Baby Teething Timeline

baby-teethEvery baby is different. It’s perfectly normal for a baby to show her first tooth as early as 3 months or as late as her first birthday. Some babies are even born with teeth!

When your baby was born, tooth buds were developing under her gums. This is where pearly whites usually appear – and when baby teeth fall out to make way for permanent ones.

This article shows you an average teething timeline.


5 months (average range: 4 to 10 months)

  • Teething begins. Your baby’s gums may be swollen and red where the teeth are cutting through.

8 months (average range: 6 to 10 months)

  • First teeth erupt, usually on the bottom in the middle (lower central incisors). These two teeth arrive at about the same time.
  • Fact: Lower teeth usually come in before upper teeth.

10 months (average range: 8 to 12 months)

  • Upper middle teeth (the upper central incisors) emerge.
  • Fact: Girls usually get their teeth before boys do.

11 to 12 months (average range: 10 to 16 months)

  • Bottom teeth right next to the middle teeth (lower lateral incisors) make their appearance.
  • Fact: Teeth usually emerge in pairs – one on the right and one on the left.


12 months (average range: 9 to 13 months)

  • Upper teeth right next to the middle teeth (upper lateral incisors) come next.
  • Red flag: If your baby doesn’t show any signs of a tooth by his first birthday, mention it to his doctor. (But don’t panic: Some children don’t sprout a tooth until several months after their first birthday and still catch up without a problem.)

15 months (average range: 13 to 18 months)

  • The first molars come in on the bottom and the top at about the same time. Fact: Primary teeth, or baby teeth, are brighter white and smaller than permanent teeth.

18 months (average range: 16 to 22 months)

  • The sharp, pointed teeth called the canine or cuspid teeth emerge on the top and bottom.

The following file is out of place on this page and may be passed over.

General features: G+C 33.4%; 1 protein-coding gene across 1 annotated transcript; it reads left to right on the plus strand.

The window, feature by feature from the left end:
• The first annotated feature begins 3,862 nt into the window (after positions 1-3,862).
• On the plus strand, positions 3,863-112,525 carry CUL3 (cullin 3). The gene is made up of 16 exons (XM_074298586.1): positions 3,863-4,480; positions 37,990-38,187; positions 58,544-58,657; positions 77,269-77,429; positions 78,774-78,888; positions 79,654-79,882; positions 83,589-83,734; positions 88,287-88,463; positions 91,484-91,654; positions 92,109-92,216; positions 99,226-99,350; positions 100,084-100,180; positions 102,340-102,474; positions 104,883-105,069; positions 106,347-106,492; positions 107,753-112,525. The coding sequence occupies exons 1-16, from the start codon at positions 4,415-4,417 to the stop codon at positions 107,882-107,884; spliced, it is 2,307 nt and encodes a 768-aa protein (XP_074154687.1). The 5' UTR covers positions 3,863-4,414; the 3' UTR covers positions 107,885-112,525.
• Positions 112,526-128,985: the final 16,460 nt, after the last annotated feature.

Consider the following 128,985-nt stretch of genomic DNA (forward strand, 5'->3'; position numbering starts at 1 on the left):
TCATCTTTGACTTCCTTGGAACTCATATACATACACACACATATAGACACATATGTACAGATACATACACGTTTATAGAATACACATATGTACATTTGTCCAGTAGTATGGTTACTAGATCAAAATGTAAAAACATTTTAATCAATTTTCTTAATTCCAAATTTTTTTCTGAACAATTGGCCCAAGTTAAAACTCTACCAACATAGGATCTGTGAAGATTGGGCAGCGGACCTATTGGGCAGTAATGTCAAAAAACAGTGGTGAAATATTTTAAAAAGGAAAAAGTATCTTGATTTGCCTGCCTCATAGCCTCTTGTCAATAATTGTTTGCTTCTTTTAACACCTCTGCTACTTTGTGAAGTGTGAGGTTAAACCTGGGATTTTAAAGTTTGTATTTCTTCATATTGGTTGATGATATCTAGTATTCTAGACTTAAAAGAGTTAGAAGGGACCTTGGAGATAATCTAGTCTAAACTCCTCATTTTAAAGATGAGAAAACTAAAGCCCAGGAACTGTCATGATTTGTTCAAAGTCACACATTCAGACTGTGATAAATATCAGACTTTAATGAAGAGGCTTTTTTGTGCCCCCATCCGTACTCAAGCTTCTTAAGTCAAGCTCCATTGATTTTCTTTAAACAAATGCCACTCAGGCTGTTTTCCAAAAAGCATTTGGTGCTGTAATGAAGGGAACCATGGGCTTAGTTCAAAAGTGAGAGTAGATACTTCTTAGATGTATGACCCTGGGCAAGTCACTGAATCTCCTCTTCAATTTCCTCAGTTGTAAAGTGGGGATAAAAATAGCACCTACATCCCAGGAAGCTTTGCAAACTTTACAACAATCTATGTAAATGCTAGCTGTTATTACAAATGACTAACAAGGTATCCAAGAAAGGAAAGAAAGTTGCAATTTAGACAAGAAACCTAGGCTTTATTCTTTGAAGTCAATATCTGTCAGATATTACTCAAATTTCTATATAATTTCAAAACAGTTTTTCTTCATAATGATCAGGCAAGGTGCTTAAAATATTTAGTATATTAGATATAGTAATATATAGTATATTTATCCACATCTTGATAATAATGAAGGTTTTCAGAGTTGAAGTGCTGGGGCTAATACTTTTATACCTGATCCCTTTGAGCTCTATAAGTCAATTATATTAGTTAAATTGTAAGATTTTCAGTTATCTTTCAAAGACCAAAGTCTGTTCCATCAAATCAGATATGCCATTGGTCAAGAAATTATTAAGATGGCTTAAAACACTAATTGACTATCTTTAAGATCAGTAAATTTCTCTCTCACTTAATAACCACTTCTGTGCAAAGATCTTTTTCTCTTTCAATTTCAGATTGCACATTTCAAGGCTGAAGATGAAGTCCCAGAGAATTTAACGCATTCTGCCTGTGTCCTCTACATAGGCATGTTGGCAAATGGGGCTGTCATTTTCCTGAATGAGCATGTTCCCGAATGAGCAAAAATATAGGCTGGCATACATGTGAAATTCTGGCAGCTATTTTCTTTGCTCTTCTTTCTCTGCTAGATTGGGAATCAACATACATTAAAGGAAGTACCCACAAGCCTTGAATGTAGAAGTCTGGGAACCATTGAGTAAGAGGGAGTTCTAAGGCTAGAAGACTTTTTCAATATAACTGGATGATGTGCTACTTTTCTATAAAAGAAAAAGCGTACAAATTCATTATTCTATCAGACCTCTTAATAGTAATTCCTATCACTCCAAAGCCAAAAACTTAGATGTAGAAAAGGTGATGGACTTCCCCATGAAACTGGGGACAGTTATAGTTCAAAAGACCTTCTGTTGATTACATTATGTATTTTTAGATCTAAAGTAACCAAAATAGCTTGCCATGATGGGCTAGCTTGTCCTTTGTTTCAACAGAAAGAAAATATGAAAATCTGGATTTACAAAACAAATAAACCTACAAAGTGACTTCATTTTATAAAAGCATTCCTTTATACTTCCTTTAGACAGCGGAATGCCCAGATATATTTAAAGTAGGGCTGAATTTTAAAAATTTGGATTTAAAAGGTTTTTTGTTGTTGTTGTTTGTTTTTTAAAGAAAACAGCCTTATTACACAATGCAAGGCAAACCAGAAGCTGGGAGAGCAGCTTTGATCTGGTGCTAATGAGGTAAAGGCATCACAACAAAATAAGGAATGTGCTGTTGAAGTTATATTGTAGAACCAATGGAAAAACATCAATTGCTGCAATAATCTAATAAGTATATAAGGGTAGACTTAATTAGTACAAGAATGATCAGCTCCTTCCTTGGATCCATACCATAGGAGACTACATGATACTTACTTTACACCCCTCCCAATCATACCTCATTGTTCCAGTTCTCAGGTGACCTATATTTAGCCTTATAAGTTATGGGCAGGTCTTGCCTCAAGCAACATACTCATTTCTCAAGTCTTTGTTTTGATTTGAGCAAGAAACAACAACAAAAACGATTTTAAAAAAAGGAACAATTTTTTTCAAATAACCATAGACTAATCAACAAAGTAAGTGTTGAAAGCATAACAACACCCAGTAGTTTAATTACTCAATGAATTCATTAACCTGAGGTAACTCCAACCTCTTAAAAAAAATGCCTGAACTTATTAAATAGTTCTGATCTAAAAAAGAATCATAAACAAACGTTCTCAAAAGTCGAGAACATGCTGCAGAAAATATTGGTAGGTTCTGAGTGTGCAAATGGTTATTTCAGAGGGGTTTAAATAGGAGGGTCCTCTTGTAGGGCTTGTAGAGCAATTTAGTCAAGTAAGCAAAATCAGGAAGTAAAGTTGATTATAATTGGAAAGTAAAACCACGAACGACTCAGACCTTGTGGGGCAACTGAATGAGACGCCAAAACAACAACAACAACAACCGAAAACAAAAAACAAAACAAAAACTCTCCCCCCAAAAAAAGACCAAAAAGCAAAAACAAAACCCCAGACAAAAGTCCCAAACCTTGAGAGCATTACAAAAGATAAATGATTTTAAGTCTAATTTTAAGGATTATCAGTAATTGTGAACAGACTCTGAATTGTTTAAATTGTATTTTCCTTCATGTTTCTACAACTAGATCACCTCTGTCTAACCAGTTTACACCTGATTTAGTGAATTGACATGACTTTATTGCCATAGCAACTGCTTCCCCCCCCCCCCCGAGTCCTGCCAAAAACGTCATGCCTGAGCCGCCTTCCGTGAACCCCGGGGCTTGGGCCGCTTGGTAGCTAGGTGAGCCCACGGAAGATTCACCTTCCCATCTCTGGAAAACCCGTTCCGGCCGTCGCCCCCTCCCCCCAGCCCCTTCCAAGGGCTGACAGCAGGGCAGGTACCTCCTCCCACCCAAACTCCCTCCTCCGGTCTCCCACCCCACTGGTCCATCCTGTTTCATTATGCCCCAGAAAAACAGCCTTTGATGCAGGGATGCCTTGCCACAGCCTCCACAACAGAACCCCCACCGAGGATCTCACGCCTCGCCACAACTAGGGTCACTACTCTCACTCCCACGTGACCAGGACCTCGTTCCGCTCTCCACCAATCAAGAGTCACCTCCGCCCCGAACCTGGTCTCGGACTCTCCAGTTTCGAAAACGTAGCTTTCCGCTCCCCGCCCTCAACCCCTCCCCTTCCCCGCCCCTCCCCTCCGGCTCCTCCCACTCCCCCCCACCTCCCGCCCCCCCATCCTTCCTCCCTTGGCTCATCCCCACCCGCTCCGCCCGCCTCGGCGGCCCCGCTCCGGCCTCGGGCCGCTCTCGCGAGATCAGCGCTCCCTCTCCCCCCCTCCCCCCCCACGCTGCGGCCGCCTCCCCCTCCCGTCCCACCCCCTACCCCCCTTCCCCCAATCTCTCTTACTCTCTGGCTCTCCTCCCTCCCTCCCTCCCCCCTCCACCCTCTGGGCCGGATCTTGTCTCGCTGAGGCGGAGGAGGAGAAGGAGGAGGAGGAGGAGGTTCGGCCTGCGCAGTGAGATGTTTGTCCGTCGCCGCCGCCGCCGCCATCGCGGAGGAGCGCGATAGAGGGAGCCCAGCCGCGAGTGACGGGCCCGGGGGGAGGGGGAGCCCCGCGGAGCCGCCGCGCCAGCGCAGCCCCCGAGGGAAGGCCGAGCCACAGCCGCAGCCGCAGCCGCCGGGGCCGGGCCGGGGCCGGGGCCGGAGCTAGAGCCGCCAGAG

26 months (average range: 23 to 31 months)

  • The very back teeth, or second molars, work their way in on the bottom.


26 months (average range: 25 to 33 months)

  • The second molars on the top come in soon after those on the bottom.

3 years

  • Your child has a full set of 20 primary teeth, also known as baby teeth.

4 years

  • Jaw and facial bones grow, creating space between the primary teeth for your child’s permanent, adult teeth to come in.

Big Kid

6 to 12 years

  • Your child starts losing his teeth. During these years, his grin is composed of both baby teeth and permanent teeth as one type replaces the other.
  • They can fall out in any order, but your child may lose his baby teeth in the same order in which they arrived. The middle teeth are usually the first to go (at 6 to 7 years), followed by the ones on either side (at 7 to 8 years). The molars can be lost at any time after that, but will likely be gone between 9 and 12 years.

12 years

  • Your child has a set of 28 permanent, adult teeth. (His four wisdom teeth will make their debut when he’s 16 to 19 years old.)
Published in: on October 8, 2013 at 6:37 pm  Leave a Comment  

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